Roaming Body Parts
I recently read a blog with a firm stance on how to deal with body parts. I don’t entirely agree. I don’t have trouble with figures of speech, and if I’m reading that a character ‘flew down the block to John’s house’ I don’t see her mid-air. If someone writes “a lump of ice settled in her belly” I’m not seeing actual ice.
How do you react when you read things like this?
Their eyes met from across the room.
His eyes raked her body from head to toe.
There seem to be two schools of thought on this one. I’m on the side that doesn’t mind. I understand that ‘eye’ can be used as a noun or a verb. “He eyed her” is acceptable. “He gave her the eye” is an idiom I have no trouble with. I don’t see him extracting an eyeball and handing it to her. So if a characters eyes move, I don’t get visions of eyeballs floating free. Others would substitute the word “gaze.” I’ll use either.
Which side are you on? Would the following pull you out of the story?
Her blue eyes, enlarged by her wire-rimmed glasses, rambled from Colleen’s head to her toes.
“What’s wrong with my face?” Her fingers flew to her cheeks.
Yet there are those for whom those would be book-tossing offenses. Me, I see the eye movement in the first example, but the eyes remain firmly set in their sockets. In the second, my brain assumes the fingers are still attached to the hand, and I don’t think about body parts floating in space.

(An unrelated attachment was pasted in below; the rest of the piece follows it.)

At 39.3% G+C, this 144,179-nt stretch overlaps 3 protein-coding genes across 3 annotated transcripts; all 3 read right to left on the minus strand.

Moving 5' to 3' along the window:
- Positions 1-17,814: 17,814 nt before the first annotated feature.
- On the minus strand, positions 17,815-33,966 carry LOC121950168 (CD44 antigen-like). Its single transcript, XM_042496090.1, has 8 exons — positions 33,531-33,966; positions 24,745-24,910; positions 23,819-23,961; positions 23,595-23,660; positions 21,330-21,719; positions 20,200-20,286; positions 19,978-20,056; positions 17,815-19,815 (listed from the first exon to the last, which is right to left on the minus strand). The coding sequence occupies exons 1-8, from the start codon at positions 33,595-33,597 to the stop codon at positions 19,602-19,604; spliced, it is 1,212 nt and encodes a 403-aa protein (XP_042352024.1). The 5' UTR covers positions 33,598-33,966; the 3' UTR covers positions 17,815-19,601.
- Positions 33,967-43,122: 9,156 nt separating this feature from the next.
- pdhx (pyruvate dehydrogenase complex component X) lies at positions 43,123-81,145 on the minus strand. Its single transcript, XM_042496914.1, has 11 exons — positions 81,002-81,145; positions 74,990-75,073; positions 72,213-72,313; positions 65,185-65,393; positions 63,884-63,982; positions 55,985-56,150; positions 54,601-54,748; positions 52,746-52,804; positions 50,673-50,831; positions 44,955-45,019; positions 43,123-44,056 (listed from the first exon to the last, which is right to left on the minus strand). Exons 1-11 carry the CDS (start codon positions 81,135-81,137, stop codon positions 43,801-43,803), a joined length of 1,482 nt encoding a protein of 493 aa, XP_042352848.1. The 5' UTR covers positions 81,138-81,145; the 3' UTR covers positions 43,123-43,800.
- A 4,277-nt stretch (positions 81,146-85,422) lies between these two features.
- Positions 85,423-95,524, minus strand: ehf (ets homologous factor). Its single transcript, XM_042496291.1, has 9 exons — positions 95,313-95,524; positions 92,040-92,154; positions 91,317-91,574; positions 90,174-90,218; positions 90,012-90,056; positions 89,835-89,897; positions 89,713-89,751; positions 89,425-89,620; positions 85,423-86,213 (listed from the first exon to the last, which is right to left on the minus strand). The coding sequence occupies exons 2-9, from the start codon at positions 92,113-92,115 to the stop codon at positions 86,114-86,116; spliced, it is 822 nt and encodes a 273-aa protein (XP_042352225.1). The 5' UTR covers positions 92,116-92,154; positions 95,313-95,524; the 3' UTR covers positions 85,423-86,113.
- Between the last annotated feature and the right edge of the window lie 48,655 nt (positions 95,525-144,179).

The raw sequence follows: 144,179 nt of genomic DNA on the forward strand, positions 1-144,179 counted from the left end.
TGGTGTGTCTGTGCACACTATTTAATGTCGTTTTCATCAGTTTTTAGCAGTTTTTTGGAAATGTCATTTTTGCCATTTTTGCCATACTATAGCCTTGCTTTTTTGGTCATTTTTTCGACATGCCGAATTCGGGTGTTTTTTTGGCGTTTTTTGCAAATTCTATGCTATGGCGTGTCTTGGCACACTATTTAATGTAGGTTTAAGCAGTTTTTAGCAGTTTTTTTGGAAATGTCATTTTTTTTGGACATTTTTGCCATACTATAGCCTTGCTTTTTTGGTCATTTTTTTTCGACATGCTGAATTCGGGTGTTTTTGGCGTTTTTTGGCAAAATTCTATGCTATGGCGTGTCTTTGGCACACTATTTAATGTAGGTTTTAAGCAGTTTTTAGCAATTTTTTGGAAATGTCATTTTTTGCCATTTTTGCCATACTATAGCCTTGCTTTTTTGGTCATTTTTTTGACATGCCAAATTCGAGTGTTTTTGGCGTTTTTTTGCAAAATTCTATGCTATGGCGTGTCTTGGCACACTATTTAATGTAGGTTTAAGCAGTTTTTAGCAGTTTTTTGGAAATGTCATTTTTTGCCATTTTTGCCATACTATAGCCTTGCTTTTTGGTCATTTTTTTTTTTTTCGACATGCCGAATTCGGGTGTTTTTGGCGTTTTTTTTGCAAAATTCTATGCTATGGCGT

If you give someone the eye, are you handing them an eyeball? Or if a character eyes the room as he enters, what’s he doing? Eye is a verb as well as a noun, after all. And as a verb, my Synonym Finder (great reference book, by the way) lists view, see, behold, catch sight of, look at. And what about all those expressions using ‘eye’? In a pig’s eye. Do we put things into the eye of that pig? Or, keep an eye out for. Do we take an eyeball out and hold it until someone comes for it?
If we took everything we read literally, a lot of the richness of the language would be lost. If his eyes are pools of molten chocolate, do we really think that he’s got Godiva eyeballs? Or just deep brown eyes?
(That’s a metaphor, I think – if his eyes look like pools of molten chocolate, that would be a simile, right?) I’ve never been good at remembering terminology. Metaphors, similes, idioms, hyperbole—they’re things I use, but I don’t worry about what they’re called when I’m writing them.